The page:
"The case was settled to the parties' 'mutual satisfaction' — that's all I or any of the parties can say," Mr. Strauss said.
Filoli Executive Director Kara Newport said the lawsuit "has been resolved to mutual satisfaction and at Filoli we are eager to look toward our very bright future!"
The court filing says the case is dismissed "with prejudice," which means it cannot be filed again, and that all parties will "bear their own fees and costs."
The original case was filed in April on behalf of four women who had been fired or forced out of their Filoli jobs within six months of the September 2016 arrival of Ms. Newport as executive director of the historic estate, located on Canada Road a few miles north of Woodside.
The lawsuit says the actions taken toward the women "were done in a deliberate, cold, callous, malicious, despicable, and intentional manner in order to injure and damage" them. It had asked for an unspecified sum for lost wages and benefits, punitive damages, attorney fees and costs, and back wages for two of the women.
Filoli's response to the lawsuit denied all allegations and said the women were not "injured or damaged in any way as the result of any act or omission" of Filoli. It said the lawsuit should be dismissed for reasons including not meeting the statute of limitations, and that Filoli was acting in good faith for nondiscriminatory business reasons.
In October, Mr. Strauss told the Almanac that Filoli had made a settlement offer "which was woefully inadequate," but that both parties had agreed to participate in voluntary mediation in November.
The lawsuit says Linda Fujimoto, then 66, had worked at Filoli for more than 10 years. She was about to retire when she was, according to the lawsuit, "forced out" on Nov. 28, 2016.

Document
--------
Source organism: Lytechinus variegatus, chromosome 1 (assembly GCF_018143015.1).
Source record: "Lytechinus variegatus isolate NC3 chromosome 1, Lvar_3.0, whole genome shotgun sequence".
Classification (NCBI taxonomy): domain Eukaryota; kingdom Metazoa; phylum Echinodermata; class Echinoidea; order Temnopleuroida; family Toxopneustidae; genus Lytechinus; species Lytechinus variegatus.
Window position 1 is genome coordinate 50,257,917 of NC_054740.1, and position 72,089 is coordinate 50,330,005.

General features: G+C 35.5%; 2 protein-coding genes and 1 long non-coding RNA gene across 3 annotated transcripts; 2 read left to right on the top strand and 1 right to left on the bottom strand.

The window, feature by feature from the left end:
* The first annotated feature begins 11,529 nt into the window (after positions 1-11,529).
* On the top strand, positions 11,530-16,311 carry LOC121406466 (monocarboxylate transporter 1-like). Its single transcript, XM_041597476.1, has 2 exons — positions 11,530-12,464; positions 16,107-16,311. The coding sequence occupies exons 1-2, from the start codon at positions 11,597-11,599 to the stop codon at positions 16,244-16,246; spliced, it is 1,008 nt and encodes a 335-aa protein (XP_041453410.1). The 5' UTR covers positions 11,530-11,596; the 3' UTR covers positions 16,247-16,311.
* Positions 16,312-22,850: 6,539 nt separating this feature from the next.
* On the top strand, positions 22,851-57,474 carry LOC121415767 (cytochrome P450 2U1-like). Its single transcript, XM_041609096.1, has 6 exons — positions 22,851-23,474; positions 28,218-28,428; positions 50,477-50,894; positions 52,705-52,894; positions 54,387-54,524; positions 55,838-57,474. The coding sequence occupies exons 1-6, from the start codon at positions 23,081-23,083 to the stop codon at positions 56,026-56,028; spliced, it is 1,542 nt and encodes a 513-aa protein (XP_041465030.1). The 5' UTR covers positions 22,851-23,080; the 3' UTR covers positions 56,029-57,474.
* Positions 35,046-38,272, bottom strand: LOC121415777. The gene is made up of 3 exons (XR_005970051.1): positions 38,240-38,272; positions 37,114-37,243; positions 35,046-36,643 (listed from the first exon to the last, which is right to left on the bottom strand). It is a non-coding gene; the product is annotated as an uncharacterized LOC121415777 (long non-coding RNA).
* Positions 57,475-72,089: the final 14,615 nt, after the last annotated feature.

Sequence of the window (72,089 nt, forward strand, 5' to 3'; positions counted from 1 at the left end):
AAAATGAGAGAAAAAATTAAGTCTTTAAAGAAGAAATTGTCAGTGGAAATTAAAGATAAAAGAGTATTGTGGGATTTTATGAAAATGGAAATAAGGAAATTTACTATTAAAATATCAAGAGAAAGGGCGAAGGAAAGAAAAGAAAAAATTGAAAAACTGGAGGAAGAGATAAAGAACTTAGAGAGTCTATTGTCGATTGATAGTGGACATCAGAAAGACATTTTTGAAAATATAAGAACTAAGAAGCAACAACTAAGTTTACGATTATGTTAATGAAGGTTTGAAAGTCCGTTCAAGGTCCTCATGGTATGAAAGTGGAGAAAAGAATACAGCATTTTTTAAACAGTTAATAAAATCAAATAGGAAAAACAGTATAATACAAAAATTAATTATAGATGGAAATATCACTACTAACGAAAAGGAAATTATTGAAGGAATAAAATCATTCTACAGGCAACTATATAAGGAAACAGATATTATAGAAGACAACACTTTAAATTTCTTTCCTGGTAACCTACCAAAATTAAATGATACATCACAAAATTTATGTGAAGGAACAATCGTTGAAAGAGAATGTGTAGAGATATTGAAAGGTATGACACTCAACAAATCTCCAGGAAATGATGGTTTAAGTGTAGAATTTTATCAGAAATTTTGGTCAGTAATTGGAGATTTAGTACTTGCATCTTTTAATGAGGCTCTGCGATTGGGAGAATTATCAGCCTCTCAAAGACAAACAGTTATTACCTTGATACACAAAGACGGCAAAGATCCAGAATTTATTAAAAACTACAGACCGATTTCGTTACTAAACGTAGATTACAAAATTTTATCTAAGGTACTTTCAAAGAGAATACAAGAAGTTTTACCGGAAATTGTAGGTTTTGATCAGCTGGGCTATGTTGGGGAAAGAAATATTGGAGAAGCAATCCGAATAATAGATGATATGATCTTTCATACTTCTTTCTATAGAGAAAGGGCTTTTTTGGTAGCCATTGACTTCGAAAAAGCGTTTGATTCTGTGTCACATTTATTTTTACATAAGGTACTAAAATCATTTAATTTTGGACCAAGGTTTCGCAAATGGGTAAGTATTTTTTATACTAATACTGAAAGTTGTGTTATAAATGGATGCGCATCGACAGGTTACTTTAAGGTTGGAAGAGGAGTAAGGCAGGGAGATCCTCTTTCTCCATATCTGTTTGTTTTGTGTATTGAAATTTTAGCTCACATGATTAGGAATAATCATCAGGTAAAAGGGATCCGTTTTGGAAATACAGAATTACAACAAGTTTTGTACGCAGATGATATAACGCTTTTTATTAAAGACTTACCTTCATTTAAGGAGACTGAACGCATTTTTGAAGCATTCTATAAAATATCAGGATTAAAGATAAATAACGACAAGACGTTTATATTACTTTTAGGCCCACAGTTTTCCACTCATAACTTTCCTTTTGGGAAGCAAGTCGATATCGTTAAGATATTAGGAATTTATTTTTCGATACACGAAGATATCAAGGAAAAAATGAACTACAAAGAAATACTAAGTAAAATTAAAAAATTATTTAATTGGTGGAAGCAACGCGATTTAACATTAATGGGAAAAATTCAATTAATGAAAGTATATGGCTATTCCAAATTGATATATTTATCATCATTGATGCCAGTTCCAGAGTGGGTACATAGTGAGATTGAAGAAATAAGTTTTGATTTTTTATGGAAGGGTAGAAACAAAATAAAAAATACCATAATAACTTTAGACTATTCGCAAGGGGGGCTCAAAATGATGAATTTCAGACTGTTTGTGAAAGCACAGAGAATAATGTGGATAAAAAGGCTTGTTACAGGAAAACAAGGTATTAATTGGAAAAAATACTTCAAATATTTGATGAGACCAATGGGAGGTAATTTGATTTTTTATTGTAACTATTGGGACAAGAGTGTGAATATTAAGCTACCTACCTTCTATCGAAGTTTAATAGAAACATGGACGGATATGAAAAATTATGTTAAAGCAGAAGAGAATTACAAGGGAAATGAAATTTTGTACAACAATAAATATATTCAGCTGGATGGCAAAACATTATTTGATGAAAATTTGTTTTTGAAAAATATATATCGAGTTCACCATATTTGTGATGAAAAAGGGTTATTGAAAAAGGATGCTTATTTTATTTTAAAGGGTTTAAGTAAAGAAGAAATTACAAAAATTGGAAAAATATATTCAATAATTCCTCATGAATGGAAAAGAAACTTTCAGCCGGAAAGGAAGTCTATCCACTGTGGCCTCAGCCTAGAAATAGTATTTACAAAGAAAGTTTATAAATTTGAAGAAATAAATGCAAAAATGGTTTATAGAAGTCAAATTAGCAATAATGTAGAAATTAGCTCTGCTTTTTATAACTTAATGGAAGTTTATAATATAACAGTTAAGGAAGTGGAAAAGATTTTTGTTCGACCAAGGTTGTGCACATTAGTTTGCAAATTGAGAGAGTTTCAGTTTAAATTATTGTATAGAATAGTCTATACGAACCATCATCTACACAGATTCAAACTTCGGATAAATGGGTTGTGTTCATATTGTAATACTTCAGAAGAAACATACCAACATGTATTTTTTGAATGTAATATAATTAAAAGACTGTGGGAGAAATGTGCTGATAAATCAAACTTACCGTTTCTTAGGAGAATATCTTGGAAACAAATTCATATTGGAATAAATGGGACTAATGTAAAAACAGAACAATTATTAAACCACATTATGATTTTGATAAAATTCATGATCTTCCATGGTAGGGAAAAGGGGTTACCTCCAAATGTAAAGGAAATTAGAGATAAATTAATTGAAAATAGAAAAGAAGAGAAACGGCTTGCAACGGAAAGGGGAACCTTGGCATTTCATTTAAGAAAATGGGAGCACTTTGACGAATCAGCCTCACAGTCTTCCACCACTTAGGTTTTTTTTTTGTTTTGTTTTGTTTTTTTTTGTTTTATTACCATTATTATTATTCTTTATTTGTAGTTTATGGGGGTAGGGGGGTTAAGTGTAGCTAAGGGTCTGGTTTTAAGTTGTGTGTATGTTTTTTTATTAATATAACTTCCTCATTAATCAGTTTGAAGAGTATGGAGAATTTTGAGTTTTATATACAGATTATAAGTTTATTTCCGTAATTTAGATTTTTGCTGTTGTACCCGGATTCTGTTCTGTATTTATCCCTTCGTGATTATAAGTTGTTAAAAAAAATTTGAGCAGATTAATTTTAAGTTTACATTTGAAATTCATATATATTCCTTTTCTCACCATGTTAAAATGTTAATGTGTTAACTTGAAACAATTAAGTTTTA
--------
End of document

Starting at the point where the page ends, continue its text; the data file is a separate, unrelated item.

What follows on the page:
Ms. Fujimoto was the retail manager and buyer for Filoli's garden shop, and coordinator and buyer for the annual "Holiday Traditions" event when she was fired. The event was mid-way through its annual nine-day holiday run, which brought sell-out crowds to the historic estate, when Ms. Fujimoto was asked to leave. She was replaced by a 46-year-old, the lawsuit says.
Alyssa Gillooley, then 55, had worked for Filoli for 18 months and was Ms. Newport's administrative assistant when she quit rather than be fired on Nov. 4, 2016. She was replaced by a 22-year-old, the lawsuit says.
Donna Kenison, then 57, had worked for Filoli for nearly nine years and was the manager of member and volunteer services when she was "forced to resign" on Jan. 5, 2017. She was replaced by a 25-year-old, the lawsuit says.
Gina Rossi, then 61, had also worked for Filoli for nearly nine years. She was the visitor services lead when she was fired on Feb. 16, 2017. Ms. Rossi was replaced by a 30-year-old, the lawsuit says. In addition to age discrimination, the lawsuit alleged, Filoli discriminated against Ms. Rossi because of "physical disabilities."
"Defendant retaliated against Rossi for her complaints about the failure to accommodate her disability by terminating her employment," the lawsuit says.
The suit also alleges that Filoli did not pay Ms. Kenison for all the hours she worked and wrongly classified her as "exempt" from overtime rules.
Ms. Newport, Filoli's sixth executive director in 12 years, had previously headed the Daniel Stowe Botanical Garden in North Carolina. She replaced Cynthia D'Agosta, who left after three years as executive director.
The historic Filoli estate is a destination for both tourists and locals. The house on the estate is home to a collection of 17th and 18th century English antiques, and the
grounds feature gardens, an orchard, trails and a nature preserve. Hundreds of local volunteers help keep the bucolic estate operational.
This story contains 654 words.
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